As the off-season NFL cycle comes to a close and national and local sports outlets look to bolster eyeballs on their sites, the inevitable stories appear; whether detailing Rick Pitino's abbreviated sexual exploits or reporting the unfortunate circumstances surrounding Lorenzen Wright's murder, the sports media are clinging to any story that offers the prospect of titillation, even if it means repeating stories over and over again with but mundane addendum to the stories.
It, thus, is no great surprise that, just weeks before the commencement of the NFL's 2010 pre-season, various outlets have opted to run with the story that Minnesota Vikings' quarterback Brett Favre is retiring. The source of the story of course is "sources"--the ubiquitous aid in all such downtime, need-a-story times.
Whether Favre actually retires, leaving Minnesota to make do with what almost certainly would become a half season of failure by Tavaris Jackson prior to the on-set of the Sage Rosenfels year, remains to be seen. And it is unlikely that Favre will do or say anything to dissuade the rumors currently circulating.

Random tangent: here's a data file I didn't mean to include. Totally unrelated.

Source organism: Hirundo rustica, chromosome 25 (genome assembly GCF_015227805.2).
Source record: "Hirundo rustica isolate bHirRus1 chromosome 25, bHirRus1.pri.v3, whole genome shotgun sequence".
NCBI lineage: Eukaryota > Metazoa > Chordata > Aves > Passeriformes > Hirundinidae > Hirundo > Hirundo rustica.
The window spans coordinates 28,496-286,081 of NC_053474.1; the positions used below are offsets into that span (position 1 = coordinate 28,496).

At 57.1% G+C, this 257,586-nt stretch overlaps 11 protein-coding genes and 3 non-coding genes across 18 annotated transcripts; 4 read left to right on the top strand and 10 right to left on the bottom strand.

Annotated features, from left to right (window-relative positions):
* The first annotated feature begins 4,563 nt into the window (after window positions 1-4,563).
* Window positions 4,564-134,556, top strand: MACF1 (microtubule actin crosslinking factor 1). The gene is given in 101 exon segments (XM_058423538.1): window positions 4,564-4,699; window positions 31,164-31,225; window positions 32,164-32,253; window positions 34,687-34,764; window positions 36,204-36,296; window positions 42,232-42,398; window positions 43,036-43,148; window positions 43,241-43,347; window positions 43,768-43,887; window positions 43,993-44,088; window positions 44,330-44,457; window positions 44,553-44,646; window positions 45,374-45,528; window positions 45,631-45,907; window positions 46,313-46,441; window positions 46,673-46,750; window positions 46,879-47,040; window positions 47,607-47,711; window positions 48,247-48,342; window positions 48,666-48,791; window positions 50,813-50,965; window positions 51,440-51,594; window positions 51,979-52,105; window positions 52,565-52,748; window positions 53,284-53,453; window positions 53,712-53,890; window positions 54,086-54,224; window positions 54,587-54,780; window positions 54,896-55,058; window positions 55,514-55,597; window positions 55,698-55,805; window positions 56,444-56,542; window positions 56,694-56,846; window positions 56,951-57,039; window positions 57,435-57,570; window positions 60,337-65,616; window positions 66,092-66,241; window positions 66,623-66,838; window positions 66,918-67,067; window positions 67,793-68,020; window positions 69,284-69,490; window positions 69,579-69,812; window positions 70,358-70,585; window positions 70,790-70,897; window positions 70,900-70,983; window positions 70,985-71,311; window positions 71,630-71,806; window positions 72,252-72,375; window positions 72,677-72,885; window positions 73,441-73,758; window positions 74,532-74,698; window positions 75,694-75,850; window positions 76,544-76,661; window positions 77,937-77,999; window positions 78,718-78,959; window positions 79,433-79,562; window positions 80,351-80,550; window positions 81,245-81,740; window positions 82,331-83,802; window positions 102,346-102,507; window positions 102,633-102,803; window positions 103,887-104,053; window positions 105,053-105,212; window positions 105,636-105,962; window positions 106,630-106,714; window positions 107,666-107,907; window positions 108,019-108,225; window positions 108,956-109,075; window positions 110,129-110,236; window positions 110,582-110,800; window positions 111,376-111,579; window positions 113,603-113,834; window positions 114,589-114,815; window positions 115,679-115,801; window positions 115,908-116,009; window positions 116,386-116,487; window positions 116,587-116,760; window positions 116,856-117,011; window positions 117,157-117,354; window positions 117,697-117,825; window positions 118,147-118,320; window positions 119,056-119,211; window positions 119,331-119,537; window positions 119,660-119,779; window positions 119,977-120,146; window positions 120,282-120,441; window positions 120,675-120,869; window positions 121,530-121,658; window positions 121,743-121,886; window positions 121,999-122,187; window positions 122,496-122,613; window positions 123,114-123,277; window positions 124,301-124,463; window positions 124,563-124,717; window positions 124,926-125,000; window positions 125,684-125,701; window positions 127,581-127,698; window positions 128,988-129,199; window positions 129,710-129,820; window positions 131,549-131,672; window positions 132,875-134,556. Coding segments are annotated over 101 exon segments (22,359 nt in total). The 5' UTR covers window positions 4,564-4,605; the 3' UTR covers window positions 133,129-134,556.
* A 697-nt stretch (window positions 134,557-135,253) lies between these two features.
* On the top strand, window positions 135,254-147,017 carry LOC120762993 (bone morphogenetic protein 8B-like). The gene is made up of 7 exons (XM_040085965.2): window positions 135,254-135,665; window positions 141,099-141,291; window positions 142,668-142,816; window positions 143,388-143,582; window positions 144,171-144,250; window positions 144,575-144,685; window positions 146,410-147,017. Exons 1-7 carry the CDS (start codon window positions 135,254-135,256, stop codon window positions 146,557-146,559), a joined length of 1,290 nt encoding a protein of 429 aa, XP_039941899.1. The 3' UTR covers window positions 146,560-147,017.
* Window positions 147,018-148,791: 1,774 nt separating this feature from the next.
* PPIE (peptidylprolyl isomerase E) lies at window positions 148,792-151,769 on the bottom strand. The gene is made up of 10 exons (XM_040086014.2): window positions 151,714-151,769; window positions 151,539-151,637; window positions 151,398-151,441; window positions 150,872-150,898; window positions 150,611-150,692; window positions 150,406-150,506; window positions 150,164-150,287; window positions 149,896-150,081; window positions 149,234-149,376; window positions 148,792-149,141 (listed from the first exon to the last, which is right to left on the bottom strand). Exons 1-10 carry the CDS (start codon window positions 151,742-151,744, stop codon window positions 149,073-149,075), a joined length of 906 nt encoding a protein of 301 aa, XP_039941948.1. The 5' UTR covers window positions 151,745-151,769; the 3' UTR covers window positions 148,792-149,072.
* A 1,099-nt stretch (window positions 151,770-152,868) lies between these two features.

Unfortunately, however, in their zeal to obtain a story to fill what otherwise would be dead time, virtually every local and national sports reporter has opted to run with the story of Favre's retirement, despite the fact that not one single reporter has yet whittled down an actual source. When that is what you primarily do to obtain credibility in your profession, and when all reporters are anxious that they not miss the lead, the chasm between what once was regarded as proper journalism and what now routinely passes for sports reporting is approaching irreversible widths.
In short, if you believed, and hoped, that Favre would return for a 20th season in the NFL, there is no less reason to believe in such an eventuality today than there was yesterday. Or so sources say.
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